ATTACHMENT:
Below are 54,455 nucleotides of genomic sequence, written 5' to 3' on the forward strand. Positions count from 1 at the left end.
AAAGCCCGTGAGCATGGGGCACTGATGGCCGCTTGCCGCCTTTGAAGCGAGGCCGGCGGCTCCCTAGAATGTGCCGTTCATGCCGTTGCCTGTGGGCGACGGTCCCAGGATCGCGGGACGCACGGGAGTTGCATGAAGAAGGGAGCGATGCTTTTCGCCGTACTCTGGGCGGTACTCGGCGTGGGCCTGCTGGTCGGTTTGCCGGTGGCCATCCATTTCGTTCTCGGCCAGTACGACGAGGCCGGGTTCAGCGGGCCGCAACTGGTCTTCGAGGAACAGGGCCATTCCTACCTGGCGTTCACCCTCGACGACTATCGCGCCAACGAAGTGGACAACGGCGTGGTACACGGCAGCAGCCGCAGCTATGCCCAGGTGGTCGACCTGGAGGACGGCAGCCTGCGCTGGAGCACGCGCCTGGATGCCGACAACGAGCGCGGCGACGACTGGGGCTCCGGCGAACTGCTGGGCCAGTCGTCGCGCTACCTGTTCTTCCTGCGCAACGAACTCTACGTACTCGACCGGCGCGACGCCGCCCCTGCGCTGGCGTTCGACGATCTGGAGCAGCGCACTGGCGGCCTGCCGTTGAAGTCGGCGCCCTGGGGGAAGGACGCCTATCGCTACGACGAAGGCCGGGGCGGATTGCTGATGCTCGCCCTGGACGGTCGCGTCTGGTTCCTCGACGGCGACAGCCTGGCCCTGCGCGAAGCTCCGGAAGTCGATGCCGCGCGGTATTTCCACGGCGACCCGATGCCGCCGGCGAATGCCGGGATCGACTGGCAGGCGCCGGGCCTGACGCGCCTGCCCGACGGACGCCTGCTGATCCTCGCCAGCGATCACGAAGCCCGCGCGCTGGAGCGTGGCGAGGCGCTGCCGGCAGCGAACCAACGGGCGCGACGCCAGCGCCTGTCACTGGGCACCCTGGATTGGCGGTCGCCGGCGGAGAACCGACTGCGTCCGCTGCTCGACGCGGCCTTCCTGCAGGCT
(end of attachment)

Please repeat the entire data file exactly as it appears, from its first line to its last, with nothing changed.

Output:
Below are 54,455 nucleotides of genomic sequence, written 5' to 3' on the forward strand. Positions count from 1 at the left end.
AAAGCCCGTGAGCATGGGGCACTGATGGCCGCTTGCCGCCTTTGAAGCGAGGCCGGCGGCTCCCTAGAATGTGCCGTTCATGCCGTTGCCTGTGGGCGACGGTCCCAGGATCGCGGGACGCACGGGAGTTGCATGAAGAAGGGAGCGATGCTTTTCGCCGTACTCTGGGCGGTACTCGGCGTGGGCCTGCTGGTCGGTTTGCCGGTGGCCATCCATTTCGTTCTCGGCCAGTACGACGAGGCCGGGTTCAGCGGGCCGCAACTGGTCTTCGAGGAACAGGGCCATTCCTACCTGGCGTTCACCCTCGACGACTATCGCGCCAACGAAGTGGACAACGGCGTGGTACACGGCAGCAGCCGCAGCTATGCCCAGGTGGTCGACCTGGAGGACGGCAGCCTGCGCTGGAGCACGCGCCTGGATGCCGACAACGAGCGCGGCGACGACTGGGGCTCCGGCGAACTGCTGGGCCAGTCGTCGCGCTACCTGTTCTTCCTGCGCAACGAACTCTACGTACTCGACCGGCGCGACGCCGCCCCTGCGCTGGCGTTCGACGATCTGGAGCAGCGCACTGGCGGCCTGCCGTTGAAGTCGGCGCCCTGGGGGAAGGACGCCTATCGCTACGACGAAGGCCGGGGCGGATTGCTGATGCTCGCCCTGGACGGTCGCGTCTGGTTCCTCGACGGCGACAGCCTGGCCCTGCGCGAAGCTCCGGAAGTCGATGCCGCGCGGTATTTCCACGGCGACCCGATGCCGCCGGCGAATGCCGGGATCGACTGGCAGGCGCCGGGCCTGACGCGCCTGCCCGACGGACGCCTGCTGATCCTCGCCAGCGATCACGAAGCCCGCGCGCTGGAGCGTGGCGAGGCGCTGCCGGCAGCGAACCAACGGGCGCGACGCCAGCGCCTGTCACTGGGCACCCTGGATTGGCGGTCGCCGGCGGAGAACCGACTGCGTCCGCTGCTCGACGCGGCCTTCCTGCAGGCT